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Forum shines light on transportation issues in the region
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Forum shines light on transportation issues in the region

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Forum shines light on transportation issues in the region

Panelists at the Richmond Region Transportation Forum held Nov. 4 discuss transportation issues and funding. Shown are Clark Mercer, from left, the governor’s chief of staff; Cat Anthony, executive director of Virginia Capital Trail Foundation; Todd Eure, assistant director of Henrico County Public Works, and Louise Lockett Gordon, director of Bike Walk RVA.

POWHATAN – Regional leaders in transportation planning came together last week for the eighth annual Richmond Region Transportation Forum to discuss forward movement being made in the participating localities.

Richmond Regional Transportation Planning Organization (RRTPO) hosted the forum, which was held Nov. 4 at Independence Golf Course in Powhatan, and brought together representatives from around the region. In addition to RRTPO, representatives from PlanRVA and Central Virginia Transportation Authority (CVTA) were invited to share what the organizations have accomplished so far, current initiatives and what the future may hold.

The nine localities that make up the region are Powhatan, Goochland, Hanover, Henrico, Chesterfield, Charles City and New Kent counties, as well as the Town of Ashland and the City of Richmond.

RRTPO chair and Powhatan supervisor David Williams said he hoped the forum would help spread the word about how these three organizations, which have many overlapping members, are excited about what is going on in transportation in the region and how they are working together to plan and fund transportation projects that previously weren’t possible.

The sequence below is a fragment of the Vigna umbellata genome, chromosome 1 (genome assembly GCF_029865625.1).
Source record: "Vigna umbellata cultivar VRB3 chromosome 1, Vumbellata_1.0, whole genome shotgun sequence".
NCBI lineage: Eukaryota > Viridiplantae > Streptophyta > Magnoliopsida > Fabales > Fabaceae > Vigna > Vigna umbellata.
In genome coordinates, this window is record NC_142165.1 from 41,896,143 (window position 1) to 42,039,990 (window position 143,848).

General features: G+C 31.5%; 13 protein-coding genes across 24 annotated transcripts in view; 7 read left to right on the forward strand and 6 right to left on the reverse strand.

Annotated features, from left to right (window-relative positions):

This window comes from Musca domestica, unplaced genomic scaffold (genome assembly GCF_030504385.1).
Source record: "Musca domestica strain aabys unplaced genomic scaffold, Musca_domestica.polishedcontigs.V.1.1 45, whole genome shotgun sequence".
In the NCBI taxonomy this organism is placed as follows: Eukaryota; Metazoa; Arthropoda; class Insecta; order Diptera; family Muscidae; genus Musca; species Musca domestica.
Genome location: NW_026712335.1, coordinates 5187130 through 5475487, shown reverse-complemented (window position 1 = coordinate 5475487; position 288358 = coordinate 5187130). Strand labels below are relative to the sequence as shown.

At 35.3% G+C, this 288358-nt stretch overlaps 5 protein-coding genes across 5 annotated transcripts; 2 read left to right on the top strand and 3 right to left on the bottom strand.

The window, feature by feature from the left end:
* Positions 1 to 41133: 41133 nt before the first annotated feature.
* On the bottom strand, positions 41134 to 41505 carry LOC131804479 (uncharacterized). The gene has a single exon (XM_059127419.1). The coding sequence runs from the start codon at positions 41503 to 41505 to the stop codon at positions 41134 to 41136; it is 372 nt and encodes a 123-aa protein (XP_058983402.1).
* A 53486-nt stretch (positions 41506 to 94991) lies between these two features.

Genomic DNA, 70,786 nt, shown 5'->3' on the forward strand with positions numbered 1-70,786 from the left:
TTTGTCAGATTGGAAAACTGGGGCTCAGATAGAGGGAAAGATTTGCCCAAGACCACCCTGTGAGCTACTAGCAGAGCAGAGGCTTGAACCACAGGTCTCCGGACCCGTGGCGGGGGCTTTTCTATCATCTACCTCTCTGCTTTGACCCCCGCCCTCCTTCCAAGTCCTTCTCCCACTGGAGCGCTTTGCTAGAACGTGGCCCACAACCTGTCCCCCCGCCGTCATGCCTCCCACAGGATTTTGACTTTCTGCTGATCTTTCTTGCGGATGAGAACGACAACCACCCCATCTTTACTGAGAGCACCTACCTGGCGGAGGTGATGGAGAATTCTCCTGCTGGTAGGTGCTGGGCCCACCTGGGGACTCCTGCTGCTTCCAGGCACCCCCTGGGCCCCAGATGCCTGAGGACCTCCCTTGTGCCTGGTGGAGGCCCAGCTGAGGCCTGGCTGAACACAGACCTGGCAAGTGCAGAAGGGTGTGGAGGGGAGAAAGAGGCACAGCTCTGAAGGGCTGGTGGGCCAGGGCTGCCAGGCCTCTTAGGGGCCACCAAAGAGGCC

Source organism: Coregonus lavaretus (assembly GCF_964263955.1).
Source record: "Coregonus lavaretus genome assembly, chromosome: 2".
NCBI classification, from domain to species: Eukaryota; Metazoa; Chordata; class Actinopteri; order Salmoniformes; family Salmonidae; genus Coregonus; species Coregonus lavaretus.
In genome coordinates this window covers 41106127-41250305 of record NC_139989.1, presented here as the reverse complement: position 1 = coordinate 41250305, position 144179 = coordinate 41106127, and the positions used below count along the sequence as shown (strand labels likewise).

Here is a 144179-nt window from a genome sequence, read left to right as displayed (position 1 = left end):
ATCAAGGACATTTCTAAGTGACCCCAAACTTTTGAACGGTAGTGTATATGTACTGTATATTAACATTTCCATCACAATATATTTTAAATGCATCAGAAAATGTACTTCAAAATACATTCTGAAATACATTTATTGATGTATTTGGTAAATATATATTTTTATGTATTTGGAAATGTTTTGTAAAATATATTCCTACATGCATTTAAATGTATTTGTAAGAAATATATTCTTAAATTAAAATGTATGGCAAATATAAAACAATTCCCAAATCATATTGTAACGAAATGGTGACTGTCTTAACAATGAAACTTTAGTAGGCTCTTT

“Having the forum was well worthwhile because it is discussing where we need to go. This is not something that gets put up on the shelf; it is a dynamic process that is going on right now where we are evolving. From that standpoint it is still good to be discussing this. We are gaining a better understanding every meeting,” Williams said.

He said the importance of acting like a region and how that benefits everyone involved was well articulated during one of the panels by Carlos Brown, senior vice president, general counsel and chief compliance officer for Dominion Energy and Richmond District representative for the Commonwealth Transportation Board.

“It is a growing process. It doesn’t happen overnight. But (Brown) got into that,” Williams said, “and then he got into reiterating the need we had to create the authority to facilitate the regional benefit of acting and performing like a region and being able to attract the economic development, the things we want as a region, which is a benefit to everybody.”